Hemang K. Pandya, MD, has had a financial agreement or affiliation during the past year with the following commercial interests in the form of Speaker: Novartis.
Veeral S. Sheth, MD, MBA, FACS, has had a financial agreement or affiliation during the past year with the following commercial interests in the form of Consultant/Speaker: Genentech, Alimera, Novartis, EyePoint; Grant/Research: Allergan, Alimera, Genentech, Regeneron, Novartis.
Lejla Vajzovic, MD, has had a financial agreement or affiliation during the past year with the following commercial interests in the form of Consultant: Aerie, Alcon, Allergan, Alimera, B&L, DORC, Guidepoint, Orbit Biomedical Inc.; Grant/Research: Heidelberg Engineering, Orbit Biomedical Inc., Second Sight.
Jeremy Wolfe, MD, MS, has had a financial agreement or affiliation during the past year with the following commercial interests in the form of Consultant/Speaker: Allergan, Genentech, Novartis, Regeneron; Grant/Research: Genentech, Novartis.

Editorial Support

Erin K. Fletcher, MIT, director of compliance and education, Evolve, has no financial relationships with commercial interests.

Susan Gallagher-Pecha, director of client services and project management, Evolve, has no financial relationships with commercial interests.

Cassandra Richards, director of education development, Evolve, has no financial relationships with commercial interests.

Nisha Mukherjee, MD, peer reviewer, has no financial relationships with commercial interests.

 

Disclaimer

OFF-LABEL STATEMENT
This educational activity may contain discussion of published and/or investigational uses of agents that are not indicated by the FDA. The opinions expressed in the educational activity are those of the faculty. Please refer to the official prescribing information for each product for discussion of approved indications, contraindications, and warnings.

DISCLAIMER
The views and opinions expressed in this educational activity are those of the faculty and do not necessarily represent the views of Evolve,  or Regeneron Pharmaceuticals.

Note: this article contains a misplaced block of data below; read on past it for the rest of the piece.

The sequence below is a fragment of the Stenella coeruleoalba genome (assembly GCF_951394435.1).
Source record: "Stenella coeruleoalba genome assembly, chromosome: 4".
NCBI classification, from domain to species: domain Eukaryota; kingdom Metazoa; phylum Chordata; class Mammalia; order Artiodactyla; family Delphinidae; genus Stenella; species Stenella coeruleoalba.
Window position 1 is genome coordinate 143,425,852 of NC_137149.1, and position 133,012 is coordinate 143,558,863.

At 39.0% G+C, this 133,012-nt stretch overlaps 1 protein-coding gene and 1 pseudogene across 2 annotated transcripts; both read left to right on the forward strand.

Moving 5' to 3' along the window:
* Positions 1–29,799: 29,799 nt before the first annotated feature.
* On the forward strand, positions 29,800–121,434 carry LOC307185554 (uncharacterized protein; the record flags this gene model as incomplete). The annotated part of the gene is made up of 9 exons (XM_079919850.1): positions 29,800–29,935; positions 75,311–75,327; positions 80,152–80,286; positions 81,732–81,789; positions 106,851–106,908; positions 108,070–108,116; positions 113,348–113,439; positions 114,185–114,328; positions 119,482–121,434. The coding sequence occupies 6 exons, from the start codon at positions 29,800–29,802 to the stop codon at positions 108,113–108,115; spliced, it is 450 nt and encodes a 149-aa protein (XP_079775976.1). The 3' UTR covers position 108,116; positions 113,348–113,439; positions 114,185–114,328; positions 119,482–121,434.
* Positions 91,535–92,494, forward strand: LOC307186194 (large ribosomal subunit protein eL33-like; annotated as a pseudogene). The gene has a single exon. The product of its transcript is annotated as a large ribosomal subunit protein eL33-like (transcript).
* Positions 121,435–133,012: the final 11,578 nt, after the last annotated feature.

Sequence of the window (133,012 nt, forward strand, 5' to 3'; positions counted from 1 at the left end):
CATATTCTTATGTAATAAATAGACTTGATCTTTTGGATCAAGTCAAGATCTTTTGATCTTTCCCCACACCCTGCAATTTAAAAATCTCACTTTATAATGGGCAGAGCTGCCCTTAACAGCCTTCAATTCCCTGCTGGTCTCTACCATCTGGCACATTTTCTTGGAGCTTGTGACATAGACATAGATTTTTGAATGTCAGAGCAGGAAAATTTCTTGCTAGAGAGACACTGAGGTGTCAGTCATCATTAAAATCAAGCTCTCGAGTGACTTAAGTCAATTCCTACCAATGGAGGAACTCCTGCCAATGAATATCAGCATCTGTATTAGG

Pretest

  • Not at all confident2Neutral4very Confident

Introduction

Retinal disorders, including age-related macular degeneration (AMD), diabetic eye disease, and retinal vein occlusion (RVO), can result in vision loss if not treated early and continuously.
In the following pages you will learn about the fundamental trials and treatments on diabetic retinopathy and diabetic macular edema, plus two case presentations from experts in the field of retina.

Diabetic Retinopathy (DR) and Diabetic Macular Edema (DME)

DR is caused by ongoing damage to the small blood vessels of the retina. The leakage of fluid into the retina may lead to swelling of the surrounding tissue, including the macula. DME is the build-up of fluid in a region of the macula. About half of all people with DR will develop DME. Although it is more likely to occur as DR worsens, DME can happen at any stage of the disease, according to the NEI.1

Figure

The pathogenesis of DME is multifactorial and complex. Chronic hyperglycemia results in loss of pericytes, basement membrane thickening, and loss of tight junctions in capillary endothelium. This culminates in breakdown of blood-retinal barrier with increased vascular permeability, resulting in leakage of fluid, as shown in the illustration. The accumulation of edema causes loss of normal retinal architecture, indicated in the optical tomography coherence (OCT) image, which results in the loss of vision.2

DME Pathogenesis

An inflammatory cascade plays a key role in the pathogenesis of DME. This cascade involves multiple inflammatory cytokines including VEGF, which has inflammatory as well as angiogenic properties. Hyperglycemia activates inflammatory pathways that damage the retinal vasculature, leading to breakdown of the blood-retinal barrier, vascular leakage, and DME.3

Figure

DRCR.net Protocol I